DA: The big challenge was how to make the audience care about a character who was more reactive than active. Typically in stories, you have the lead character going after something but it was very tricky to write that when the setup is that this character never leaves the house. That said, after we felt we figured out the arc, tone, and character, it was kind of liberating. We were able to focus on making our story tight and lean and not get bogged down with extra fluff. We decided early on to not do a Judd Apatow comedy where the first 45 minutes are great and then the next hour drags. We wanted to keep things moving and take out any scenes that don’t move the story forward or develop character.
As for keeping the audience visually engaged, a lot of that is getting very lucky with casting and the great job Mars, our DP Walter, and our editor Mike did in keeping the environment fresh even though the entire thing was shot in my 600 square foot loft. Oh, and music. Great music!
AW: How was the casting process? Everyone fits really well within their roles, and I also thought it was a great idea to cast Canadian comics as your friends in the film. The chemistry and overall amusement between you guys felt very authentic.
DA: We got very very lucky because we never held any auditions. Everything came together in under a month, so we simply didnt have the time or money for it. Everyone we cast was someone that we either worked with in the past (Jess Embro and I did a FunnyOrDie short) or admired just from being a part of Toronto’s comedy and film scene. We knew we would work with great improvisers so we shot chronologically and with two cameras so that we would be able to change things on the fly.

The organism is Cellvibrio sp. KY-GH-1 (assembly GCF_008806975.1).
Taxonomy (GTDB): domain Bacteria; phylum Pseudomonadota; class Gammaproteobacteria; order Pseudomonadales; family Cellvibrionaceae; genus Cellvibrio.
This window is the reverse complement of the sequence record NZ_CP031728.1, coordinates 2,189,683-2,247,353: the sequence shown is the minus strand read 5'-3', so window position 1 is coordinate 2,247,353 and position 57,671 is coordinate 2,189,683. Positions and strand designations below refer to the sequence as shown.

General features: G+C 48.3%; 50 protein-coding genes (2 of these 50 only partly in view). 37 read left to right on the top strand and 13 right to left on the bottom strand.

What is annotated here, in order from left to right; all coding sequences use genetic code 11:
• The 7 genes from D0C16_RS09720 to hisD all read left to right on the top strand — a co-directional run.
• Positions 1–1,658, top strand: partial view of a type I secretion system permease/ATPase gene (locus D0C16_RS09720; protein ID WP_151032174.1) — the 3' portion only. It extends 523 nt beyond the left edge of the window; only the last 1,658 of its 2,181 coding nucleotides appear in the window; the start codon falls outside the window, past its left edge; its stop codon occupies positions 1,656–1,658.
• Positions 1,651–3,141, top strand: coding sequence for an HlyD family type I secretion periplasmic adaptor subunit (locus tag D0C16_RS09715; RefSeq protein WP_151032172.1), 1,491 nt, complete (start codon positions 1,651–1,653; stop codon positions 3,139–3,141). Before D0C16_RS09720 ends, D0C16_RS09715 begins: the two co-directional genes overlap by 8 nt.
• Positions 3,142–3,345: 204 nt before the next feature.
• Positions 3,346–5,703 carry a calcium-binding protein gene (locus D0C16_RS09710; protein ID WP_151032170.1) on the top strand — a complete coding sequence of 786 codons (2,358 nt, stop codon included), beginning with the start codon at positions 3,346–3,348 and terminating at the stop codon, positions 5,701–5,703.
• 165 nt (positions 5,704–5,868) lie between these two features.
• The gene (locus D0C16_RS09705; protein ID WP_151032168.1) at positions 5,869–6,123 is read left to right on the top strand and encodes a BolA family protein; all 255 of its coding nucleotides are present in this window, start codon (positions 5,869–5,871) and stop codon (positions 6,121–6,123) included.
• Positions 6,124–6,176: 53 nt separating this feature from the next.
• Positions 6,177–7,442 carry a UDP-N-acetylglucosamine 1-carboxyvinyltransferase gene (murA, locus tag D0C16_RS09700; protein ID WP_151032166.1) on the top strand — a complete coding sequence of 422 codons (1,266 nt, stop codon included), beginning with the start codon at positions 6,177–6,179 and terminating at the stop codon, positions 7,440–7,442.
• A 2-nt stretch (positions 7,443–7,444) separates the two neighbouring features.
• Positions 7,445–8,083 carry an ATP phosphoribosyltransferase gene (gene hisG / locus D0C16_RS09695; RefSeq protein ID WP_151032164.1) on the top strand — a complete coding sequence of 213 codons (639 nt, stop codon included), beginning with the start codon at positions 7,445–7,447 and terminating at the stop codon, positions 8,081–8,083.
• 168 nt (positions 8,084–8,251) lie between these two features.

AW: The film’s been a full-fledged success at various film festivals, including this year’s big win at Toronto’s Canadian Film Fest. Congrats on the film winning Best Feature! This question is a bit of a no-brainer, but how does it feel to see a film you’re heavily involved with win audiences over?
DA: Thanks man. It’s very very cool. Honestly, we felt a bit like it was Mission Accomplished when we played it at the cast and crew screening because “holy shit we actually made a movie we like!”. Now, its just very validating to get these great reviews, festival wins, and having a run at an honest to goodness movie theatre in our home town is a dream come true. There is some tremendous talent in Toronto and if we can help shine a light on it, that would be tremendous. Now, with Ben’s At Home having distribution and a theatrical run, we hope to be able to make the next one. For that one we willl need funding, so every bit of attention on Ben’s At Home helps.
AW: What do you think audiences attach themselves to the most when they watch Ben’s at Home? Is it the relatable dialoguing? Your character’s wit?